And then He is revealer; He is revealer. Here’s the climax in verse 27. Why did God go through all of this, creating, and ruling, and giving life, and controlling it? Well, it was all part of His revelation of Himself. verse 27: “That they should seek God.” God’s object in creation, God’s object in preservation, God’s object in providence, God’s object in history is to disclose Himself. We could call that “natural revelation” - that they should seek God – “if perhaps they might grope for Him and find Him, though He is not far from each one of us.”

The point is this: nobody should ever have to make an altar to the unknown god. You can see around you the God who is creator, ruler, preserver, giver of life, the God of history. He has revealed himself all around you, as Romans 1 says. He has revealed Himself in you - Romans chapter 2 - in your conscience, so that the law of God is written in your heart.” Knowledge of God is all around you. Men should never fall to atheism. They should never turn to idolatry. There’s no excuse, Romans 1 says.

God arranged everything so that men would very naturally seek Him. He is visible to them externally, as they look at the creation. He is visible to them internally, as they feel the impulses of conscience, and if men would only acknowledge that natural revelation, and not pervert the truth, but feel after Him and find Him. It’s like there’s a dim, dim light, and you can see the reality, and you begin to move toward it, perhaps - or better yet, in hope that they might find Him.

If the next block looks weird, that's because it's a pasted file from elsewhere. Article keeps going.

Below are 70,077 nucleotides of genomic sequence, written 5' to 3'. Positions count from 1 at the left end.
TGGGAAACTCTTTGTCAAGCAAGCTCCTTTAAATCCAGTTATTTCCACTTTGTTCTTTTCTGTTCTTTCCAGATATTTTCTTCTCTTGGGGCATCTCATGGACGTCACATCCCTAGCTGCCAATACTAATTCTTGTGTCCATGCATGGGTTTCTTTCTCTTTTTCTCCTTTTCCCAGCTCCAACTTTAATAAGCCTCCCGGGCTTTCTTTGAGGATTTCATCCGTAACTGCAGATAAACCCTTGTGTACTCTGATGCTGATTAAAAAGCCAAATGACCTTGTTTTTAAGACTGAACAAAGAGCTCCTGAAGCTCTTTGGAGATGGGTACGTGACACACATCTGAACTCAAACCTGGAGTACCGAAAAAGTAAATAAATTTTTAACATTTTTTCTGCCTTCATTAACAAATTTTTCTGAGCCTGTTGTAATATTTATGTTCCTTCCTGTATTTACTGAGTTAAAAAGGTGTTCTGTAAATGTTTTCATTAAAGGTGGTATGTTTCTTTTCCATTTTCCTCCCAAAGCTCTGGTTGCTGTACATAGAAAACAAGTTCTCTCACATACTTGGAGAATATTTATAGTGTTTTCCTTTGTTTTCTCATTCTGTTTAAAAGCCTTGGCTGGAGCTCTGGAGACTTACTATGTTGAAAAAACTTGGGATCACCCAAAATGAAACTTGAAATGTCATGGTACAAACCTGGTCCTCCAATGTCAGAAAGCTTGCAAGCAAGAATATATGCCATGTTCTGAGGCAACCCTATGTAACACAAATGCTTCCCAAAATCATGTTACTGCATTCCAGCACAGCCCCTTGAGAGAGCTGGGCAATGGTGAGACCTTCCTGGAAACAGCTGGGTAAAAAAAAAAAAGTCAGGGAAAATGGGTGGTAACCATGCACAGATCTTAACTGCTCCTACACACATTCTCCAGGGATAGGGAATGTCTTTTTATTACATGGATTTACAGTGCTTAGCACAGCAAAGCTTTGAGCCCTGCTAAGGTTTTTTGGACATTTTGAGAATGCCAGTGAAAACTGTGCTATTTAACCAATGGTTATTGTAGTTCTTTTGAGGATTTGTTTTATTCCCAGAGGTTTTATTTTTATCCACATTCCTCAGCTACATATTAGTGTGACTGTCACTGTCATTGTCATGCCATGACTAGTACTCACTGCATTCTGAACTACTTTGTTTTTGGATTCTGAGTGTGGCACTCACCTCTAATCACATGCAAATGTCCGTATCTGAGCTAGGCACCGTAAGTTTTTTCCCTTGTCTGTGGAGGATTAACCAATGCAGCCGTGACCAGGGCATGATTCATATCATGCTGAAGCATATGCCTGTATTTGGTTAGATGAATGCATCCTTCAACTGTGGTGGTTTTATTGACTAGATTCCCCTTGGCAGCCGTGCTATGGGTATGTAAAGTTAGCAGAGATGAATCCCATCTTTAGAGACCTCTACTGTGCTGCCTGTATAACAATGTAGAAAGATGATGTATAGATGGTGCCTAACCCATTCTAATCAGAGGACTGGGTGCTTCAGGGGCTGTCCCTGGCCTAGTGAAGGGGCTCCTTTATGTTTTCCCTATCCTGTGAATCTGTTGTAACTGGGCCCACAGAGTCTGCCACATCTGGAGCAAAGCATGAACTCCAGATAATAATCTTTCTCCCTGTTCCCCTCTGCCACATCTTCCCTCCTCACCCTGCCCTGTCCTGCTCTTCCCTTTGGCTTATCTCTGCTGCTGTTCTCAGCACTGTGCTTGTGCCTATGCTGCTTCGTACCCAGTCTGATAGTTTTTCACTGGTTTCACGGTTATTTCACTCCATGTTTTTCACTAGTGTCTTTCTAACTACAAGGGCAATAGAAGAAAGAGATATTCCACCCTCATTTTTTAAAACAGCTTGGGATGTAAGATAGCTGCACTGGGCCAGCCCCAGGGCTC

Now, we talk about sovereign election a lot, but here’s the other pole: men have enough revelation to be seeking after the God who has revealed Himself in creation and in conscience. God has plunked man down in this limitless universe right on a planet where all of His works are visible - all of those works which can confirm His existence and His godhead and His immense power. God has when placed His knowledge in man, in hope that man would see the shady light of natural revelation and feel after the full light.

Instead, man saw the glimmers of light, and turns around and pursues the darkness. And men love darkness rather than light for one reason - what is it? Their deeds are evil. It is not intellectual; it is moral. All nations, all men, whoever they are, have the same opportunity to see God revealed in the natural creation. You’re not going to see Him in shrines and idols, such as were all over the place in Athens, but in and around your very existence. God is revealer.

And sadly, the optative tense - I don’t want to get technical; for you that know what that means, it’s fine - the optative tense is used here, suggesting that God’s intention had not been fulfilled. That’s consistent with Romans 1. When they knew God, they glorified Him not as God, turned around, and plunged into iniquity. That’s the issue; that’s the issue.

Sometimes, when I’m asked if I would go and debate an atheist - and I’ve been asked to do that a couple of times - or when I would go and debate a rationalist or a materialist or whatever, my response to that has always been, “This is not an intellectual argument. This is a sin issue. It can’t be resolved by a discussion of what is rational. It has to be resolved by a discussion of what is moral.” And that just makes them mad. Go back to Acts 14, and you’ll see a somewhat similar situation here.

Paul and Barnabas are at Lystra, and Paul preaches. These people are a little confused; they think Barnabas is Zeus, and Paul is Hermes - and there’s a reason for that, some historical background. But verse 15, this is what Paul says: “Men, why are you doing these things?” And they bring him a bunch of sacrifices, a bunch of offerings. They bring him oxen and garlands, and they wanted to offer sacrifices, and Paul and Barnabas got so upset they started ripping their clothes, which was supposed to demonstrate their horror.